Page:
DATETIME2is the time zone offset at the end, which is the number of hours and minutes as an offset from UTC time.
Read on for more. I generally don’t use this date type much, preferring to stick with
DATETIME2 and saving data as UTC.
This week, we look at the
DATETIME2data type. I’m not the first person to think that this was probably not the best name for a data type, but here we are, a decade later.
DATETIME2is, at its heart, a combination of the
TIMEdata types we covered in previous weeks.
DATEis 3 bytes long and
TIMEis between 3 and 5 bytes long depending on accuracy. This of course means that
DATETIME2can be anything from 6 to 8 bytes in length.
Nowadays, if you want to store a date plus time, this should be your default, not
This week, we look at the
TIMEdata type. It is formatted as
HHis hours between 0 and 23,
mmis minutes between 0 and 59,
ssis seconds between 0 and 59, and
frepresents 0 or more fractional seconds, up to a maximum of seven decimal places.
With a maximum length of 5 bytes,
TIMEcan store a value with a granularity of up to 100 nanoseconds.
I tend not to use
TIME very often. It’s useful if you need it, but I rarely find myself needing a dateless time.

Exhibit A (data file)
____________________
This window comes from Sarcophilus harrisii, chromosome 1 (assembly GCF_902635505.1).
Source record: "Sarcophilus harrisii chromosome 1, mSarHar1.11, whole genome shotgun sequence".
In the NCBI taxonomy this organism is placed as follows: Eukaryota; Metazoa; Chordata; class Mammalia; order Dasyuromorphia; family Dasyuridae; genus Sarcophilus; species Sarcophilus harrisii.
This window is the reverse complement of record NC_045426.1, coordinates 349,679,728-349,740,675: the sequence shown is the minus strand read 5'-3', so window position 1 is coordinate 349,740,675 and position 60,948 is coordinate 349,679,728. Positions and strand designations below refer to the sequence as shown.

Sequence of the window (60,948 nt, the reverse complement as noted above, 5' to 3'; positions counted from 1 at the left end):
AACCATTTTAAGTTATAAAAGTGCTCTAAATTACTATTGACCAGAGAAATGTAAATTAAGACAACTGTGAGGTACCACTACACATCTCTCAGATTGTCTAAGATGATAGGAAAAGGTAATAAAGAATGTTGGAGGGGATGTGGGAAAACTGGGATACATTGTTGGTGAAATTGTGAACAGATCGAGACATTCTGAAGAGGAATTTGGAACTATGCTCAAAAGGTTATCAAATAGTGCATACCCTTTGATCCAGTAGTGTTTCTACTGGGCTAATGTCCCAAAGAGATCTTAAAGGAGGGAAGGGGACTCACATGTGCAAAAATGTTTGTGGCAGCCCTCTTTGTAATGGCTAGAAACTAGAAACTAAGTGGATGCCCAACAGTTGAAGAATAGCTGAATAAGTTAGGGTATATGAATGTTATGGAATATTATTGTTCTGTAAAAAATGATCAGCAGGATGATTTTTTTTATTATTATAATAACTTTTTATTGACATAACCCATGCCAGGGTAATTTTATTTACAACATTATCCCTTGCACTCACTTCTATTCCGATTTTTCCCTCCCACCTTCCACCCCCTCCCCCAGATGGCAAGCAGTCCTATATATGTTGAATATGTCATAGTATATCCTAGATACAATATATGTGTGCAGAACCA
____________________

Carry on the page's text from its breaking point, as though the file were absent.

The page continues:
QL Server 2008 introduced new data types to handle dates and times in a more intelligent way than the previous
SMALLDATETIMEtypes that we looked at previously.
The first one we look at this week is
DATETIMEuses eight bytes and
SMALLDATETIMEuses four bytes to store their values,
DATEonly needs a slender three bytes to store any date value between
DATE data type was a fantastic addition to SQL Server 2008.
But let’s say you don’t need that kind of accuracy and are happy with a granularity to the nearest minute. Maybe you’re storing time cards and don’t think it’s necessary to store seconds. As discussed in the Fundamentals series, you really want to choose the most appropriate datatype for your data.
SMALLDATETIME, which rounds up or down to the nearest minute. The seconds value for any
SMALLDATETIMEis 00. Values of 29.999 seconds or higher are automatically rounded up to the nearest minute, while values of 29.998 seconds or lower are rounded down.
Read on to see Randolph’s explanation of why he recommends against using SMALLDATETIME.
DATETIMEis an eight-byte datatype which stores both a date and time in one column, with an accuracy of three milliseconds. As we’ll see though, the distribution of this granularity may not be exactly what we’d expect.
DATETIMEvalues are January 1, 1753 00:00:00.000, through December 31, 9999 23:59:59.997. On older databases designed prior to SQL Server 2008, because there was no explicit support for date values, it was sometimes customary to leave off the time portion of a
DATETIMEvalue, and have it default to midnight on that morning. So for example today would be stored as
February 21, 2018 00:00:00.000.
If you’re not particularly familiar with SQL Server data types, this is detailed enough information to get you going and to explain exactly why you shouldn’t use DATETIME anymore…